11 December 2005

Scanner Systems Go

Well, my old Xerox printer and my new computer have been having a communications problem. There is nothing wrong with the printer, except that Xerox never created a driver for WindowsXP (also, the ink is getting harder to find; apparently Xerox has gotten out of the home-printer business). So I got a new one yesterday. A rather nice one for the same price as the Xerox, only this one also copies and scans. My one prerequisite was that the ink pigments had to be separately replaceable. Very few things annoy me more than having to replace a tri-color cartridge because it's out of yellow when it's still got cyan and magenta. My Xerox printer is this way, and so is this new Epson.

The copier works (and produces very NICE color results).
The scanner works:

Though on auto-mode, it scanned my replica throwing star as a black and white photograph for some odd reason. I had to change the settings to get it to recognize that it should be in color. As you can tell by the little hole at the left, it's probably intended to be worn as a pendant (real size is about two inches from point to point), but I wear very little jewelry any more.
The printer works... I had to play around with it to figure out how to put in off-size paper and keep it from rotating about random axes. No such problem with standard paper.

This printer/scanner is going to be the major component of my grandma's Christmas present to me (as usual, she's given me money; in her current state, shopping is nearly impossible anyway).

For those who are interested in the picture, at the center is the yin-yang (or taiji) symbol, which stands for constant motion and change (esp. from one extreme to another). Surrounding it are the eight tri-grams of the bagua (they all stand for varying interactions of yin and yang, but I'm more likely to post about that on A Musing Taoist), and the Chinese characters are most likely the names of the trigrams. I haven't checked to verify this, but I would be surprised if they were not. Just as a point of interest, the 64 hexagrams of the Yi-jing (I-Ching) are made by taking all combinations of the 8 trigrams.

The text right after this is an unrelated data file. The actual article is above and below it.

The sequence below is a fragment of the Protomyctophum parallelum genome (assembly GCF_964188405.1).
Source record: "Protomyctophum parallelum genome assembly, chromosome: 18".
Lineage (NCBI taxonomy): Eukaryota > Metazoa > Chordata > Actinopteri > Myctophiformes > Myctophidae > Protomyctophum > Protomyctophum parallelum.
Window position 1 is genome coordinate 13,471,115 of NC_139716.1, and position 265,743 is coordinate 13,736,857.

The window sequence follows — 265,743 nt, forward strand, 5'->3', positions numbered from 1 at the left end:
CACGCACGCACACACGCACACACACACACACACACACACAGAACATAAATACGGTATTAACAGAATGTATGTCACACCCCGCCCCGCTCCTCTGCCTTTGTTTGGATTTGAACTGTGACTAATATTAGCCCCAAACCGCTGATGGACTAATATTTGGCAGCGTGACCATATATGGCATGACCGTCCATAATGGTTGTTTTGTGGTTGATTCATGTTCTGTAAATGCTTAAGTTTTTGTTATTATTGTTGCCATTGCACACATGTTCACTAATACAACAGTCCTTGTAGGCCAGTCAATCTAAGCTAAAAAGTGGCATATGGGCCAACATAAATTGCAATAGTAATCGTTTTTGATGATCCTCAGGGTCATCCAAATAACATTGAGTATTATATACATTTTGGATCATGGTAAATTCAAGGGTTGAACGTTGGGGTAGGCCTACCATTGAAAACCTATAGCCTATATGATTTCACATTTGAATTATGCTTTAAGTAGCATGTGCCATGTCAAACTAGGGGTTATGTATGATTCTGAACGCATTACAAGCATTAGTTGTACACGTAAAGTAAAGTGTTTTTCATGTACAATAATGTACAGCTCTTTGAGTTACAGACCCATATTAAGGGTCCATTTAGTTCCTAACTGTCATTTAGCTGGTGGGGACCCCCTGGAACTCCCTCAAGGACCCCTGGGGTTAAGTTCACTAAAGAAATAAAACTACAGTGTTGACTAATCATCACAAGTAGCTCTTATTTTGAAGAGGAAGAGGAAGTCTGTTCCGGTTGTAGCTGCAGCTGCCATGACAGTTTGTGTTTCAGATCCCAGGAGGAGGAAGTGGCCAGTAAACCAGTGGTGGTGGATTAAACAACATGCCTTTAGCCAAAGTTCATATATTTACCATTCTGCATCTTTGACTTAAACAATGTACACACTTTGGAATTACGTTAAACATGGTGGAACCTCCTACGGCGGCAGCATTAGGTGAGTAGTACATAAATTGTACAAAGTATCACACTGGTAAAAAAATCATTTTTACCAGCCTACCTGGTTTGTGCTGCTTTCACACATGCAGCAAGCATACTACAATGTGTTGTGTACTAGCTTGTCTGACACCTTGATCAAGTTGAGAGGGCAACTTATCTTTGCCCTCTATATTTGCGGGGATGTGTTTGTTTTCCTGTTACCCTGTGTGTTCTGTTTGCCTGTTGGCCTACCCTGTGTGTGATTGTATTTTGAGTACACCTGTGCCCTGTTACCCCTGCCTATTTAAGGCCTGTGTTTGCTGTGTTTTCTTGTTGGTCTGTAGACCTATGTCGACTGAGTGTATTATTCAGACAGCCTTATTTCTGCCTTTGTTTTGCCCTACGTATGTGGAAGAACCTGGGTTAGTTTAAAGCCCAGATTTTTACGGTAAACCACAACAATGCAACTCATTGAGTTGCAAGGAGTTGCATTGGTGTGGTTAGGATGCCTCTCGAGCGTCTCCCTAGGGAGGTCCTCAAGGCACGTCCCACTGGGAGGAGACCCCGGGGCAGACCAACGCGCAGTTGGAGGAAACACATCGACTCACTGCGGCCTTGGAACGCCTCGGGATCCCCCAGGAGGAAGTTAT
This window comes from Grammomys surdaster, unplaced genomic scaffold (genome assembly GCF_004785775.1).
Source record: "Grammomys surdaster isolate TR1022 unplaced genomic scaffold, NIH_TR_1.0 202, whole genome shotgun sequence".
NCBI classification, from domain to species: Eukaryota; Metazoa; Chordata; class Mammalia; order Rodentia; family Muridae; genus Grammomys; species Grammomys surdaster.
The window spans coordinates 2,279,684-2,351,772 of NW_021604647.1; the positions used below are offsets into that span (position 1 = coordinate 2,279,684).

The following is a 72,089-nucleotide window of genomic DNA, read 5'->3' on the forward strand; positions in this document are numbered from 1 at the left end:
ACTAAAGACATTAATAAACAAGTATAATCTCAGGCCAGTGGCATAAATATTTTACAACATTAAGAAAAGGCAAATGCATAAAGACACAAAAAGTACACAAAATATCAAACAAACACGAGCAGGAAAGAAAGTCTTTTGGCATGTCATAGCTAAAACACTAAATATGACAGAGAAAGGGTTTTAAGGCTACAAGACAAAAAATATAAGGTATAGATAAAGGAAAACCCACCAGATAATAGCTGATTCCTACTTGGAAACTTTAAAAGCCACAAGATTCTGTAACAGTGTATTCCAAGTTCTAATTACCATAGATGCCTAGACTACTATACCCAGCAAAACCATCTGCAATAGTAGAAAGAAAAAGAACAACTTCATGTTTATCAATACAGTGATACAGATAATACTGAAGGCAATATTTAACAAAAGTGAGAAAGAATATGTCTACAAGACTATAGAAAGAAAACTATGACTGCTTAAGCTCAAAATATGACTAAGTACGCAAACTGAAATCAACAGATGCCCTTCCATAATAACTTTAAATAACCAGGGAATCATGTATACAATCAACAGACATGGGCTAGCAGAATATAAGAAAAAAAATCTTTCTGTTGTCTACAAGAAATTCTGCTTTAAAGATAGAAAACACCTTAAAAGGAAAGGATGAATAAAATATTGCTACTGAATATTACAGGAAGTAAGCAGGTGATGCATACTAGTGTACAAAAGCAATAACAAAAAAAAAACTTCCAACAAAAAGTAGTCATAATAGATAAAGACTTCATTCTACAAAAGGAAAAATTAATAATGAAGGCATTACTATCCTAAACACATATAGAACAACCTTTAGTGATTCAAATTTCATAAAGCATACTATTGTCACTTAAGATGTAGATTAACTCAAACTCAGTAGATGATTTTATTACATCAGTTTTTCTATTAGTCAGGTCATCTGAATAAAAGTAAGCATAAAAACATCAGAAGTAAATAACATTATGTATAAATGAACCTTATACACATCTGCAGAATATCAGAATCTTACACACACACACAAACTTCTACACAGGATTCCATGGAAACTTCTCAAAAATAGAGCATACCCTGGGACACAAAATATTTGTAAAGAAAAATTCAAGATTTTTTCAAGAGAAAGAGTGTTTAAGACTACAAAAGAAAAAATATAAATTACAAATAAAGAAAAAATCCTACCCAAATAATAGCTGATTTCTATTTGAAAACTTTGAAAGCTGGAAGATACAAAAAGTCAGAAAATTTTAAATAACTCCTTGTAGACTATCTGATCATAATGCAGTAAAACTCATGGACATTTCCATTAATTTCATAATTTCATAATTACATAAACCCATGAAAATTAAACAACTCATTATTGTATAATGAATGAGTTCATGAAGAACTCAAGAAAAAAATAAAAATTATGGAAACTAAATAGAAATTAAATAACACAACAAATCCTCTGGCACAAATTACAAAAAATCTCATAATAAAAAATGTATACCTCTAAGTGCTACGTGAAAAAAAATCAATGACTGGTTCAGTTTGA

Fibonacci said...

What do you mean by combinations of the eight trigrams? I can see that the trigrams consist of all combinations of three vertical bars, where each bar can be either solid or broken in half. Also, the ones on opposite sides are complementary.

Qalmlea said...

Actually, the trigrams are meant to be horizontal combinations of solid and broken lines, but it's hard to tell that from the bagua. :-)

The hexagrams take any two of the trigrams and stack them on top of each other. So 8 choices for each of the 2 slots --> 8*8=64 total

Oh, the solid lines represent yang and the broken lines represent yin. When the hexagrams are cast for divination purposes, there are old/young categories as well (where old yang is about to change into yin; old yin is about to change into yang).

Fibonacci said...

Hmm, I assumed the yin/yang symbol was the center of gravity. :)

Qalmlea said...

I think we may be describing things differently here... By horizontal, I mean the lines are horizontal (so they're stacked vertically).

If you want, you can get an I Ching reading at Facade. I wouldn't expect it to be accurate, but it can be amusing to play with. (the yes/no indicator on the same site is even more fun: is the sky blue? Am I here? Do I have internet access?)

Fibonacci said...

Okay...when I said "vertical bars" I actually meant "bars stacked vertically".